The Akedah in Jewish Tradition by Joel S. Kaminsky

Rabbinic and even prerabbinic texts like the book of Jubilees suggest that Abraham successfully navigated a number of trials or tests, including the Akedah, the binding of Isaac recounted in Gen 22. However, many contemporary scholars and rabbis have argued that Abraham’s willingness to sacrifice his son is proof that Abraham failed the test God had set for him or that Abraham passed the test only when he stopped short of slaughtering his son Isaac. Frequently, Abraham’s failure to question God’s command in Gen 22 is contrasted negatively with his strong challenge to God about the suffering of potential innocents in Sodom in Gen 18. The difficulty with this contemporary reading, which takes a negative view of Abraham’s actions in Gen 22, is that it does so at the expense of the logic and coherence of both the biblical text, which clearly speaks of God rewarding Abraham for his willingness to sacrifice Isaac, and of the larger Jewish and Christian traditions that grew from it.

The Jewish liturgy, drawing upon earlier midrashic sources, makes a close connection between the Akedah and Rosh Hashanah, the Jewish new year. It links the ram’s horn (shofar) blown on Rosh Hashanah to the ram that Abraham offered in place of Isaac and sees the sounding of the shofar as a way to remind God of Abraham’s total obedience and to pardon Abraham’s descendants on the basis of his great merit. In fact, once the holiday became a two-day festival in the Diaspora, Gen 22 became the Torah reading in synagogue on the second day of Rosh Hashanah.

According to Jewish tradition, Rosh Hashanah is when God decides whether to grant each person another year of life and determines the kind of year each individual and the larger community of Israel will experience; these destinies are sealed ten days later, on Yom Kippur. Like Abraham and Isaac in the story of the Akedah (Isaac is often depicted as a consenting adult in postbiblical Jewish tradition), during this time the community stands before God and openly acknowledges that God has an ultimate claim on our lives and that God can choose to exercise that claim at any time.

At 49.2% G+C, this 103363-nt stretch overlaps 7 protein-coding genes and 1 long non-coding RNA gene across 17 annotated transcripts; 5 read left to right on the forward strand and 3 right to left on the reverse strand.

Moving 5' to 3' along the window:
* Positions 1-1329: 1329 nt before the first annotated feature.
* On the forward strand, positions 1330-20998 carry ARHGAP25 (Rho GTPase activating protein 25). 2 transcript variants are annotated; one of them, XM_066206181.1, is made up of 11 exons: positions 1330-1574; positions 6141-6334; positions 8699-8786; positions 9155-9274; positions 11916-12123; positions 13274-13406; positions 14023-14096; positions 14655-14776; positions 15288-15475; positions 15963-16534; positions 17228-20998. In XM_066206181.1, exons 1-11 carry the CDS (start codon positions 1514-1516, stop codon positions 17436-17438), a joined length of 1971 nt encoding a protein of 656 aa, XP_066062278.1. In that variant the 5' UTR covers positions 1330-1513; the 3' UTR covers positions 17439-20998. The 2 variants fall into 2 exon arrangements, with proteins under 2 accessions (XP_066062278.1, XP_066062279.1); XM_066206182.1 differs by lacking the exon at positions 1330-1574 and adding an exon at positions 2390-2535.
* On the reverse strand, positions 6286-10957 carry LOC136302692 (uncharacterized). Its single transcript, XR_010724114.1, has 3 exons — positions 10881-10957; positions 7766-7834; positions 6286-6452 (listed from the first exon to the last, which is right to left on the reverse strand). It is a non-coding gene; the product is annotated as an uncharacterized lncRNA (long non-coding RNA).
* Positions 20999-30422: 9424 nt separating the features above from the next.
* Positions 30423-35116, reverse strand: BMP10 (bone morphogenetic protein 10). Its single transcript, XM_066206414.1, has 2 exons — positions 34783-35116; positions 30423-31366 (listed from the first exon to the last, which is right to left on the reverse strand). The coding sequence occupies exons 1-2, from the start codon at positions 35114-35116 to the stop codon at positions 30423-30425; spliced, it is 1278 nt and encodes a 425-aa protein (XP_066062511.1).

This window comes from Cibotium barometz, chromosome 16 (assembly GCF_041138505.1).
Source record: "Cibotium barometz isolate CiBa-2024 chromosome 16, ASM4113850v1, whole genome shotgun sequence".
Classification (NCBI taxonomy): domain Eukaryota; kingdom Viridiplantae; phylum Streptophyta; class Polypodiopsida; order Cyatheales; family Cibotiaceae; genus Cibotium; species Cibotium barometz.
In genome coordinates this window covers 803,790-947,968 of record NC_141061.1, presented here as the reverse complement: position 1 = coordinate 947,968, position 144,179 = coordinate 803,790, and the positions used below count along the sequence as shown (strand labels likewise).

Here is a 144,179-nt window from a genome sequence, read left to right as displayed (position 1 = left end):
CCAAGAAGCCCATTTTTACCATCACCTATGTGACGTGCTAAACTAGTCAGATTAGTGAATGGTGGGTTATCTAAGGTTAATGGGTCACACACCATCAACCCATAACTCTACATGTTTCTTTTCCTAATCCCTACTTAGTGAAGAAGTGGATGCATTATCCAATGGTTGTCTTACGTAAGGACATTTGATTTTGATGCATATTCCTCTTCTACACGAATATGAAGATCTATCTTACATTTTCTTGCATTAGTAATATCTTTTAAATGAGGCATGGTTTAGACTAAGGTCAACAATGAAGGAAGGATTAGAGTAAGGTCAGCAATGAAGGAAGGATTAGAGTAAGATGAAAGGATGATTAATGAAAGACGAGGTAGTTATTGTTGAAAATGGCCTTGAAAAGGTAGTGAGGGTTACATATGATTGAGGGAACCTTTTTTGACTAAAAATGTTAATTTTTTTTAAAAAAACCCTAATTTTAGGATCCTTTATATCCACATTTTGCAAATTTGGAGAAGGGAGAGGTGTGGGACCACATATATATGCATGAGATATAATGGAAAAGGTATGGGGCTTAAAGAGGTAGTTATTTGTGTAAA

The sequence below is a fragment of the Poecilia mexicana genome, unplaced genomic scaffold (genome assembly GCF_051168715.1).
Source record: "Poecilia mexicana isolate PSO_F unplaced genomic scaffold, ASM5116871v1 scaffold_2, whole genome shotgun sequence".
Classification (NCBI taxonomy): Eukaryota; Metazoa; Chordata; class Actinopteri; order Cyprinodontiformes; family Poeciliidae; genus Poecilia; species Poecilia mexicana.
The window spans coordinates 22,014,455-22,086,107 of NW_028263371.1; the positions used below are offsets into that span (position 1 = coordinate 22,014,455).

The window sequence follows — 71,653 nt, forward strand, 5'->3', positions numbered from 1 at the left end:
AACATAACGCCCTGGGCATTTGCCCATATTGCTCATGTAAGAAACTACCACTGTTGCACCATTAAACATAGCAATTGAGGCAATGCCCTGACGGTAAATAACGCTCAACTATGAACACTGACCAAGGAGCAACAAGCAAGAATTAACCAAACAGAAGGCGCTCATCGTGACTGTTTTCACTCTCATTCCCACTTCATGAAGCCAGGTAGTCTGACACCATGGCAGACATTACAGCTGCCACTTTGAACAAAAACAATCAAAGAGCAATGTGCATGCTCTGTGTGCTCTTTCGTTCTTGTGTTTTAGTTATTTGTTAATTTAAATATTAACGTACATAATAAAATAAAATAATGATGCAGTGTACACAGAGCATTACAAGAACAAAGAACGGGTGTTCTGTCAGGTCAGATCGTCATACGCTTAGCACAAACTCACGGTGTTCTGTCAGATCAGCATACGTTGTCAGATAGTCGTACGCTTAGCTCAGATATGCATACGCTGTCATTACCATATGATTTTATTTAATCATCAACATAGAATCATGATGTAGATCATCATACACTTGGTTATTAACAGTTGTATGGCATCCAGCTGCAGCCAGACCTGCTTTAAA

Jewish tradition also recognizes that God is known to extend mercy mysteriously, as when God spared Abraham from sacrificing his beloved son Isaac. And if we, too, are spared the judgment we may in fact deserve for our misdeeds and granted another year of life, we resemble Isaac after his near sacrifice. The Rosh Hashanah liturgy suggests that we are obligated to live the life we are given in the coming year in service to God, who in an act of unwarranted mercy grants us an analogous heavenly reprieve, as he did to Abraham and Isaac.

Although we may be uncomfortable with the notion of human sacrifice, the biblical text uses this motif to animate what would become a central conviction of both the Jewish and Christian traditions—that God has an absolute claim on our lives and that we should live a life oriented and dedicated to God.

Joel S. Kaminsky, "Akedah in Jewish Tradition", n.p. [cited 23 Mar 2017]. Online: http://bibleodyssey.org/en/passages/related-articles/akedah-in-jewish-tradition

Contributors

Joel S. Kaminsky

Joel S. Kaminsky
Professor, Smith College

Joel S. Kaminsky is a professor in the Religion Department at Smith College. He has published Yet I Loved Jacob: Reclaiming the Biblical Concept of Election (Abingdon, 2007) and more recently coauthored The Torah: A Beginner’s Guide (Oneworld, 2011).

Jews who live outside of Israel or any people living outside of their native land.

An ancient Jewish book that retells the stories of Genesis with added references to angels, fallen angels, and prophecy. It was highly regarded by early Christians and the Jews from Qumran, and is still considered canonical to Ethiopian Jews and Christians.

The standardized collection of practices—ceremonies, readings, rituals, songs, and so forth—related to worship in a religious tradition.

Of or related to history after the writing of the canonical Bible; can also mean transcending a culture that focuses on the Bible.

Judaism from the period before the development of the rabbinic tradition in the early centuries of the Common Era.

Related to the rabbis, who became the religious authorities of Judaism in the period after the destruction of the second temple in 70 C.E. Rabbinic traditions were initially oral but were written down in the Mishnah, the Talmud, and various other collections.

Gen 22

The Command to Sacrifice Isaac
1After these things God tested Abraham. He said to him, “Abraham!” And he said, “Here I am.”2He said, “Take your son, your only s ... View more

Gen 22

The Command to Sacrifice Isaac
1After these things God tested Abraham. He said to him, “Abraham!” And he said, “Here I am.”2He said, “Take your son, your only s ... View more

Gen 18

A Son Promised to Abraham and Sarah
1The Lord appeared to Abraham by the oaks of Mamre, as he sat at the entrance of his tent in the heat of the day.2He looked ... View more

Gen 22

The Command to Sacrifice Isaac
1After these things God tested Abraham. He said to him, “Abraham!” And he said, “Here I am.”2He said, “Take your son, your only s ... View more

Gen 22

The Command to Sacrifice Isaac
1After these things God tested Abraham. He said to him, “Abraham!” And he said, “Here I am.”2He said, “Take your son, your only s ... View more

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